An idea, just like a baby, needs to be nurtured for it to grow into a thriving business. Co-founders are like parents of a newborn business, who have different skills that allow them to work together for a common goal. However, often we see that only one of them becomes the face of the brand. In the spirit of celebrating the innovators who work behind the scenes, here’s a look at some lesser-known co-founders and their partnerships.
Apple Inc, 1976
Steve Jobs and Wozniak, along with Wayne as an administrative supervisor, formed the company in the mid-70s. Wayne drew up the first logo and a partnership agreement. However, this only lasted for 12 days as he was unable to keep up with the pace at which the company was growing. He now lives a quiet life in Nevada, selling rare coins and stamps from his home. Jobs and Wozniak, however, continued to work together. The duo met in 1970 and became friends. At that time, Wozniak was building a computer and Jobs was keen on selling it.
How did it work?
Wozniak’s technical skills and Jobs’ business foresight made them the ultimate match. Their partnership and friendship have stood the test of time and fortune.
Bill Gates and Paul Allen were childhood friends who studied in the same private school. They shared a love of computers and programming in high school. By the 70s, both moved to Boston. Gates attended college and Allen worked at Honeywell. Around the same time, they learned about the Altair 8800 – one of the first personal computers. The duo realised that writing and selling software for personal computers could be a profitable business. By 1975, they became partners in Microsoft. However, there was some strain in their partnership owing to the split in the ownership in Gates’ favour. Allen resigned from the company in 1983 but remained on its board of directors until 2000.
Both Gates and Allen were passionate about computers, which blended with their friendship – they were able to execute a successful business idea. Allen’s encouragement led to Gates dropping out of college to pursue his entrepreneurial dreams.
Reed Hastings and Marc Randolph brought entertainment to our fingertips. Hastings met Randolph while working together in a firm. The duo commuted together to their workplace and brainstormed ideas for a new business on the way. When a CD they mailed, reached Hastings’ home unharmed, a business idea was born — movie rentals that evolved into a streaming service. Hastings left for Stanford to pursue his Master’s degree, while Randolph began leading the business, as the first CEO. From naming the company to designing the logo and the interface, he did it all until 1999, when he ceded the position to Hastings and returned to working on the product because he missed it. Randolph left the company in 2004.
Reed Hastings and Marc Randolph had a knack for coming up with ideas and innovating. This coupled with the trust in each other’s capabilities makes them excellent partners in innovation.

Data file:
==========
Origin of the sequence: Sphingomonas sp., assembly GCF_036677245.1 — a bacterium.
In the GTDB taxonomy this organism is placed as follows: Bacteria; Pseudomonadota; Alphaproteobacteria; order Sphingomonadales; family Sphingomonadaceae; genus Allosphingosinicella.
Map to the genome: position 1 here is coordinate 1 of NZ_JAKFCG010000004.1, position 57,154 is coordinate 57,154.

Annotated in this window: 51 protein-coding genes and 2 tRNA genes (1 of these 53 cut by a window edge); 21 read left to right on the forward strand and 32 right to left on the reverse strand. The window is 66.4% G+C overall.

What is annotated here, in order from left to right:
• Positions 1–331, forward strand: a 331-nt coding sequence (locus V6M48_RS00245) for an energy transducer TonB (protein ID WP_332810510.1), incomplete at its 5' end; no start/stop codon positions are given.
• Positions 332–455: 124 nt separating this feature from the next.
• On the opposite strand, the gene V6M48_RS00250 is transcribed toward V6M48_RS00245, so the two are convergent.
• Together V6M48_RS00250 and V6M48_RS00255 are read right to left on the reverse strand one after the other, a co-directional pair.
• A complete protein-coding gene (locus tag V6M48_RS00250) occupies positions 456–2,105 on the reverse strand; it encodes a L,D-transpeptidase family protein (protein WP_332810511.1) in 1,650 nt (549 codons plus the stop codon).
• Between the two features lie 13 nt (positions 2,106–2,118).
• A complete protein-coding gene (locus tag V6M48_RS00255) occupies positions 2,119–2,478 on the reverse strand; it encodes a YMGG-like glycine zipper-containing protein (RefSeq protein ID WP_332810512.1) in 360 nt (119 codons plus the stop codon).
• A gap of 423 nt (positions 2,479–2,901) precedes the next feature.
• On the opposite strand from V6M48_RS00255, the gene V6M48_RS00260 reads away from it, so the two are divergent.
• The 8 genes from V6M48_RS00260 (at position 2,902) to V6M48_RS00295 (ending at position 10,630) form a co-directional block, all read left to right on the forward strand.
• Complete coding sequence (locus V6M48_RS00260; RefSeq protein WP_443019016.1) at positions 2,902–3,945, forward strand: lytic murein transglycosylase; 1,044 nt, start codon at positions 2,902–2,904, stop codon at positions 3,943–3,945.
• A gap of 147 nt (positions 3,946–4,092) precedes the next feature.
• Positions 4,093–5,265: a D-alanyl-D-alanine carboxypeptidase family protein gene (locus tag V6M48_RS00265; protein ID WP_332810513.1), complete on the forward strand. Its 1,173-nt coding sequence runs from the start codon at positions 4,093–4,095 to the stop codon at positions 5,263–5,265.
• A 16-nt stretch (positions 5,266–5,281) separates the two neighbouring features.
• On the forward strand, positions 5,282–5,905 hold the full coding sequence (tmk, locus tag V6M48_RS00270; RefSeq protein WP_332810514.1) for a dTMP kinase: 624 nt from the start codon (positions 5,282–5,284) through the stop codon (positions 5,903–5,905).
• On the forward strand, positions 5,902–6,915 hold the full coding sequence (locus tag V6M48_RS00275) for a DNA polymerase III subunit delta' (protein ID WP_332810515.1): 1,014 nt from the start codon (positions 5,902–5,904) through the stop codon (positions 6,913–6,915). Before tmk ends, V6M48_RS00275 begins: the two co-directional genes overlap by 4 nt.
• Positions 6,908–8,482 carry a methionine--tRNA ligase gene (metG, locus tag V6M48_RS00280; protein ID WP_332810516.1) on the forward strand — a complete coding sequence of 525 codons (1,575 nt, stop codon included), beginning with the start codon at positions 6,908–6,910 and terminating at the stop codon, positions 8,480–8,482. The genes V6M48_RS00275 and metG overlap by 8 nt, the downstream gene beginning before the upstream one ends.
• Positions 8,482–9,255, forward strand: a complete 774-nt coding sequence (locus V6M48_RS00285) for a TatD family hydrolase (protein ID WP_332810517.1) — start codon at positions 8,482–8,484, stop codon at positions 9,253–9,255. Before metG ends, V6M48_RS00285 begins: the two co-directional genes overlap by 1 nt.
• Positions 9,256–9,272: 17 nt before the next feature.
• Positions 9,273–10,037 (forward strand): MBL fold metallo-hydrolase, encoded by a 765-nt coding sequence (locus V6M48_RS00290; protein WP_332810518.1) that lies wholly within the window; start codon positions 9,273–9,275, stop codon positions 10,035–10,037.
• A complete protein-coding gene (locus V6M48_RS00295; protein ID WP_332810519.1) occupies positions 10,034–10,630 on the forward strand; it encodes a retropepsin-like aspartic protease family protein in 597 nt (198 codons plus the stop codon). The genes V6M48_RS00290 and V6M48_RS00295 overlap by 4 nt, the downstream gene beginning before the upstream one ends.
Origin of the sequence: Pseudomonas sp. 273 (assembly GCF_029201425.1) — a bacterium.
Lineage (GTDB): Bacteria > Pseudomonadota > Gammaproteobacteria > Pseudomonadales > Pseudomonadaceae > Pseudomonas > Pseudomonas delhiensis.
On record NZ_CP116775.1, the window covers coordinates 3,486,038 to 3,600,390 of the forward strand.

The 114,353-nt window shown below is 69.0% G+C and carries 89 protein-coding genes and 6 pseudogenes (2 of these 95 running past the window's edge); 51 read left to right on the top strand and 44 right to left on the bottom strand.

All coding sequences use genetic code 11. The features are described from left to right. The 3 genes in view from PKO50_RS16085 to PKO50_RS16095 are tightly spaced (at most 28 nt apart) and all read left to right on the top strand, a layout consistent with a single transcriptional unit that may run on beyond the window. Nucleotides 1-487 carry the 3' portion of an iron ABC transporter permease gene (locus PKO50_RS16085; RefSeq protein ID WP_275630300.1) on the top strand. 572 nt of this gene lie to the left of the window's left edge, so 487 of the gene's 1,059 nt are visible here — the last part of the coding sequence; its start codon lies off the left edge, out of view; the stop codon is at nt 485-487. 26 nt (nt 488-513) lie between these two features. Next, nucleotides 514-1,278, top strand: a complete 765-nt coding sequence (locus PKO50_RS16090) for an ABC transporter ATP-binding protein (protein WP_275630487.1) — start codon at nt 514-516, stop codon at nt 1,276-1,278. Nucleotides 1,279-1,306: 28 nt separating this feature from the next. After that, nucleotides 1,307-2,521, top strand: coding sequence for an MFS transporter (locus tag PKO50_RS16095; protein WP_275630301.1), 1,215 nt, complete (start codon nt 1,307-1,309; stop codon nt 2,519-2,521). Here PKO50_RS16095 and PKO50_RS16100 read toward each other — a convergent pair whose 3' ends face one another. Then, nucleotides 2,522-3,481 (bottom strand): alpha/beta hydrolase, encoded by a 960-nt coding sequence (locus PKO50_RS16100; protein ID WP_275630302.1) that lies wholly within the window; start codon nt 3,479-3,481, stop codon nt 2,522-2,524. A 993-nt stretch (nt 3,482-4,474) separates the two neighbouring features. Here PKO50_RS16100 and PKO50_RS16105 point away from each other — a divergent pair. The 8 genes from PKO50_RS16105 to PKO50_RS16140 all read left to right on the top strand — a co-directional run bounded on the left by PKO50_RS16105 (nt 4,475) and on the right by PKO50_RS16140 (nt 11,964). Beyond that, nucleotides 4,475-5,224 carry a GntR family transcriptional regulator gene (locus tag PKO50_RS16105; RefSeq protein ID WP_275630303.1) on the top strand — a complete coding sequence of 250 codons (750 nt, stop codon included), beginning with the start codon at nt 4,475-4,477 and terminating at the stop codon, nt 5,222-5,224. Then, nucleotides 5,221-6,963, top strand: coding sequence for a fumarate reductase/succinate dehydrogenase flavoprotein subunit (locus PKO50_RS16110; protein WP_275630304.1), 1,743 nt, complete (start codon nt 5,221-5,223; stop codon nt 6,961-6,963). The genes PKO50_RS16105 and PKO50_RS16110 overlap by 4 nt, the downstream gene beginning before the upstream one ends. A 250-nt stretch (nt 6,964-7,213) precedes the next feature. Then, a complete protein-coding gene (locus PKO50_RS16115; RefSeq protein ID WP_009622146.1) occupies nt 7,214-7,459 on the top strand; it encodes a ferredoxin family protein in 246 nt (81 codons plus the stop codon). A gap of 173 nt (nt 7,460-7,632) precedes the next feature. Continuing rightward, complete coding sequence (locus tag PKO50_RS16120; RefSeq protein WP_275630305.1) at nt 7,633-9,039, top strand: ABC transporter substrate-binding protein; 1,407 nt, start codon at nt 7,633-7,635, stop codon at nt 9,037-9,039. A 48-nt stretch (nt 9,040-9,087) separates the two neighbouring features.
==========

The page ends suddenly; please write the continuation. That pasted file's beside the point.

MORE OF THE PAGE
Sergey Brin and Larry Page met during a Stanford PhD programme. While the duo bickered initially, they ended up working together on a research paper together, which would form the basis of Google. Although Brin is far less in the spotlight compared to Page, he is said to be the extrovert of the duo. He took care of strategy, branding, and business relationships in the starting stage of the venture. Page’s vision and Brin’s people skills, along with expertise helped them build Google. Brin is now the president of Alphabet. The duo have almost the same net worth.
Brin and Page had similar educational backgrounds and families growing up. They shared a passion for data mining and a grand vision for their company. This helped them succeed in their venture.
Julia Hartz and Kevin Hartz met and married each other. They then became partners in a business venture – a self-service ticketing platform. While Julia handled customer experience and business operations, Kevin, along with another partner, Renaud Visage built the product. Today, the business is valued at one billion dollars. The couple says that business or not, their relationship has the same fundamentals. They divide and conquer their challenges and make sure their venture sees new heights.
With their complementary skills, Julia Hartz and Kevin Hartz are a winning team. Julia’s people skills and Kevin’s product experience helped them divide and conquer their work and excel in it.
Bill Hewlett and Dave Packard
After graduating from the Standford engineering programme, Hewlett and Packard went on a two-week camping trip to the woods. They became close friends, and after some encouragement from their professor, they decided to start Hewlett-Packard – an IT company – from a garage in Palo Alto. While formalising their partnership, they tossed a coin to determine whose name would appear first on the company’s name. And, one of their first customers was Walt Disney.
Bill Hewlett and Dave Packard have similar educational backgrounds and management styles. They complemented each other while also being involved in all the projects. Their friendship and innovative work ethic help create a vibrant company culture.
Which is your favourite partnership in innovation? Tell us in the comments below.
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